There was a bad portion of about 40 miles of sand and rock road that was the detour for new road construction. That was hairy being so high up with no barrier from the fall downward off the berm. About halfway to Lima past the town of Camana the winds picked up the sand from dunes that reminded me of the Sahara Desert swirling to the point the road could not be seen. I did a video that you can see below as I tried to capture the sandstorm on my GoPro as I held it in my left hand as I rode. I felt as if I were sand blasted going down this forgotten beach town. On the most part there is gas in almost all this cities unlike Chile north.
I am now in Lima, Peru getting my gear washed and taking a day’s rest. Tomorrow is Thursday heading to the Peruvian Road of Death in the northern province. Please see the video below for hair curling and butt puckering roads. Tomorrow Kelsey and I ride 855 kilometers toward the deep back roads so there wont be any WiFi unless we find a good hotel. Wife really sucks outside the major cities due to the poor infrastructures. Until then please scroll down below and help me reach my fundraising goal benefiting the American Legion Post 180 located in Plantation, FL.
This is a Charity Run:
I will stop here and tell you more on my trip to Ushuaia, Argentina to Alaska, USA, but for now, I need to you donate some $$$$$$ for the American Legion (post 180). If you read my previous reports you know that I am riding for my local So Flo veterans through the American Legion (Post 180) located in Plantation, FL. The American Legion completes 100 years in service to our vets and their families. Post 180 does what they can to address the needs of our veterans within their reach in Broward County, FL. It is for this great cause that I am riding and asking you now to donate what you can. I generally ask for you all to donate a minimum of $20, but if God has blessed you donate more like $50 or $100! I ask you to donate what you can.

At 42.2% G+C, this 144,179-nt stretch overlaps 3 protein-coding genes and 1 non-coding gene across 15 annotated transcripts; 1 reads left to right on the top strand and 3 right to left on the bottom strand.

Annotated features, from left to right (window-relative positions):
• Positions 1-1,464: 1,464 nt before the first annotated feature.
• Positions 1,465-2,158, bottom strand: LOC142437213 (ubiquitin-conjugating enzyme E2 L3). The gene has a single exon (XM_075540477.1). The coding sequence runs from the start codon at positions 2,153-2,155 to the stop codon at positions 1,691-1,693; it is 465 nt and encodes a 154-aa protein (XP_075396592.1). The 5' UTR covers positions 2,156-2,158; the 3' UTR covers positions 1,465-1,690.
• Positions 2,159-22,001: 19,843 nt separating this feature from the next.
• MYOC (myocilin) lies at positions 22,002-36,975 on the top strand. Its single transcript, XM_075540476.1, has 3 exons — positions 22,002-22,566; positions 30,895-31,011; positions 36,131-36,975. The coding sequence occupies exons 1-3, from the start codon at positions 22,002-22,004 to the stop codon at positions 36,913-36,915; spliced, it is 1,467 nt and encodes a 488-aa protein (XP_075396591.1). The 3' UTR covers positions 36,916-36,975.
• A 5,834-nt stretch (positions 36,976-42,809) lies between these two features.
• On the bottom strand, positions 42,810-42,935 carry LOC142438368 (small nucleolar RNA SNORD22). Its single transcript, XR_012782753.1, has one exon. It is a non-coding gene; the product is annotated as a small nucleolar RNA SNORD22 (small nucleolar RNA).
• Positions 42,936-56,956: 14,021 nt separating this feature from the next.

- A) Quickest Option:
You can donate digitally right now at: GoFundMe.com/Go-Gabe-2019, or
- B) Snail Mail Option:
You can mail a check made payable to: “American Legion Post 180” to Attorney That Rides, 1600 West State Road 84, Suite B, Fort Lauderdale, FL 33315; or
- C) The Ride in Option:
You can bring a check or cash to Café 27 on Thursday Night Bike Night or Saturday during the days and see Three Fingers (Brian) at the Attorney That Rides tent set up there. Brian is a member of the American Legion Post 180 and helps me set up at Café 27 and other biker events. Just drop it into the donation jug with a smile on your face knowing you giving to a local cause!
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DONATE TODAY: www.GoFundMe.com/Go-Gabe-2019